Vibration displays different patterns across domains. Because of such, engineers transform waveforms recorded in the time domain for various analyses. For rotational machinery, the angular domain highlights anticipated vibrational patterns such as torsion. Rotational vibration can also be analyzed—or separated into parts.
What is Order Analysis?
Order analysis is a technique used to analyze the noise and vibration of machines with rotational or reciprocating components. Machinery is composed of different parts, each with a distinct vibrational pattern. Order analysis helps differentiate the rotational source compared to random vibration in the machine’s overall output.
Orders of Rotational Vibration
Order analysis separates rotational or reciprocating vibration into orders. The first order is the reference value that corresponds with the machine’s rotational speed (RPM). In other words, the first order and the frequency of the rotation are the same value. The subsequent orders (2, 3, 4, etc.) are a multiple of that value.
Orders are a frequency measurement (Hz) and correspond to the reference RPM (order 1) and its harmonics. A harmonic is a multiple of a fundamental frequency. In this case, a harmonic is a multiple of the reference RPM. When the reference RPM changes, as do the order values.
Frequency = RPM / 60
For example, if an engine rotates at 900RPM (15Hz), then order 2 equals 30Hz, order 3 equals 45Hz, and so on. If the RPM increases to 1,200 (20Hz), the corresponding order values would be 40Hz, 60Hz, 80Hz, etc.
|900 RPM (15Hz)||1200 RPM (20Hz)|
The number of harmonics depends on the number of events per revolution. For example, many four-cylinder, four-stroke automotive engines have a second-order vibration; for every engine revolution, half—or two—of the cylinders fire.
Watch: How a car engine works by Autotechlabs (via YouTube).
Recording Order Data
In most cases, rotational machinery varies in speed. Engineers must record data over time to understand the potential vibrations of the rotating component. This process helps improve the safety of rotational equipment by analyzing its response to the range of RPMs that may occur in use.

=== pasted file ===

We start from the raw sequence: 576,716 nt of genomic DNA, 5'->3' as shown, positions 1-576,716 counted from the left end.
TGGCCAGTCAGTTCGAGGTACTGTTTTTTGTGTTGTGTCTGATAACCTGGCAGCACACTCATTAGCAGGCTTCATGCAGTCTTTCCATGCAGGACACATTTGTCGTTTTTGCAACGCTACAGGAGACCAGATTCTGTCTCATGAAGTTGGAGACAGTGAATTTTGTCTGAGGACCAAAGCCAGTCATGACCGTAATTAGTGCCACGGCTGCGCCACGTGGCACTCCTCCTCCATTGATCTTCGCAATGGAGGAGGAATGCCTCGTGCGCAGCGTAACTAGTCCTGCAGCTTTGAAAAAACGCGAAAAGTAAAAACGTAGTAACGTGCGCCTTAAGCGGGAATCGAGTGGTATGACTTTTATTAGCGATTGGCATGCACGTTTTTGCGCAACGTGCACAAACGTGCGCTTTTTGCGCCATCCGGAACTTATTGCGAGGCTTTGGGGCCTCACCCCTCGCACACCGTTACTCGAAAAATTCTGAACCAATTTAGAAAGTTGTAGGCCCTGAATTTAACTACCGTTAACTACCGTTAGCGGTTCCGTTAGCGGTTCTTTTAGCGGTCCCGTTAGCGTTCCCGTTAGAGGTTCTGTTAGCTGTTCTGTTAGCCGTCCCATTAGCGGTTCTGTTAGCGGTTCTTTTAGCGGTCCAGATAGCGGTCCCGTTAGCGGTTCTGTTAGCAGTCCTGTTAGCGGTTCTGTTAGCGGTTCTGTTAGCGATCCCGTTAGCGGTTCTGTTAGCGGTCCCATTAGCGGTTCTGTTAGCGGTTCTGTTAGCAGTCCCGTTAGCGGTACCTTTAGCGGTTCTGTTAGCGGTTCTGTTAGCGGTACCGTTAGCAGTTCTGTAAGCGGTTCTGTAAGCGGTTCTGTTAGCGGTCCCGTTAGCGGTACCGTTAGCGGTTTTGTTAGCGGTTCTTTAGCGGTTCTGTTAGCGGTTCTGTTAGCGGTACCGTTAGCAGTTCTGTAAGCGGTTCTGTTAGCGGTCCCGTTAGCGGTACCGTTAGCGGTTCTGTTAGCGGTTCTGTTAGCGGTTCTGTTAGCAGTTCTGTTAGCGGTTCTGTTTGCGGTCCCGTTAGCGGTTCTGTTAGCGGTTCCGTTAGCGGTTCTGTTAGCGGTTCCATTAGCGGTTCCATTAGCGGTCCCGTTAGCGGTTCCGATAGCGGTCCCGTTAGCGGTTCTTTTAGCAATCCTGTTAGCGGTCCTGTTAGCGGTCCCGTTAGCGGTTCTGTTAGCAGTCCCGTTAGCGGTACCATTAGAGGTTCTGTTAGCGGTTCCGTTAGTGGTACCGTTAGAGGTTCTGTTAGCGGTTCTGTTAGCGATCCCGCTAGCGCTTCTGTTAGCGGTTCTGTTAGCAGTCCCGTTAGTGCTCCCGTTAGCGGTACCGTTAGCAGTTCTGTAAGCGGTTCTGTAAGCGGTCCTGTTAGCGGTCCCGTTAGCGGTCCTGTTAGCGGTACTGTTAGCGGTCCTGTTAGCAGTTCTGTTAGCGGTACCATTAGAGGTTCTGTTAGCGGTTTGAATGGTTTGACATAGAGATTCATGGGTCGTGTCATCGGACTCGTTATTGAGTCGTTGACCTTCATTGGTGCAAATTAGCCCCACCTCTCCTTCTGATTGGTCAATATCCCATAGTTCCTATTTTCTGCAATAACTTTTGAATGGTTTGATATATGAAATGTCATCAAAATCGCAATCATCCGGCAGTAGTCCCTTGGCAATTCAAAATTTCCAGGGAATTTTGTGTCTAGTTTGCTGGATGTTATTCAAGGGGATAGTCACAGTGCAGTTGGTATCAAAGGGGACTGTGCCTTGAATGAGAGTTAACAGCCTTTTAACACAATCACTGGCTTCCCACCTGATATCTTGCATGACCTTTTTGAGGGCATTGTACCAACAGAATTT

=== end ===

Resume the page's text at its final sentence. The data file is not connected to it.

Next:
Engineers perform a run-up or coast-down that steadily increases the RPM as a sweep. Order analysis generates a plot of the frequency response versus angular velocity (RPM). This frequency-domain data can be processed in real-time or recorded for post-processing.
A spectrogram is a helpful tool to help identify order lines. It displays the strength of a signal over time at various frequencies. Below is a time-history waveform with an RPM trace and a tachometer-based spectrogram; the dashed red lines indicate the orders with the highest amplitudes.
Engineers can also employ order tracking, a more advanced process performed in the angular (or order) domain. Order tracking uses resampling to correspond the response to the angular position of the rotating component. The signal is sampled at steady angular increments and is unrelated to speed. Order tracking collects samples per revolution, and the signal’s amplitude and phase are a function of orders.
Order Analysis in ObserVIEW
The ObserVIEW software extracts orders of interest from recordings with a defined tachometer (angular velocity) channel. A tracking filter that closely follows the RPM of the tachometer trace extracts vibration data for the selected order number while rejecting out-of-band data.
The user can manually choose orders or automatically generate the top orders. Using the spectrogram data, the software selects the orders based on the highest peak acceleration levels within the analysis range. With time- and order-based spectrograms, the user can then analyze/manipulate the data and compare amplitudes.
Next, they can employ the Sine Tracking, Analysis and Generation (STAG) software. STAG identifies dominant orders and extracts them from the original recording to generate an accelerated Sine-on-Random test. It uses a combination of order analysis, order extraction, sine tone profile creation, and sine tone profile acceleration to isolate, extract, and create an accelerated sine profile or series of sine profiles from a recording.
From there, the random content is analyzed with FDS and combined with the sine test profile. STAG allows for the analysis, acceleration, and generation of a test representative of real-world environments with dominant sinusoidal components.
Why Order Analysis?
Engineers can use order analysis to identify how the vibration of an individual component contributes to the overall level. Fatigue and damage are often related to harmonics, and analysis of order content helps to locate and prevent product failure. Analyzing order content is critical for a complete evaluation of rotating machinery.
Order Analysis Software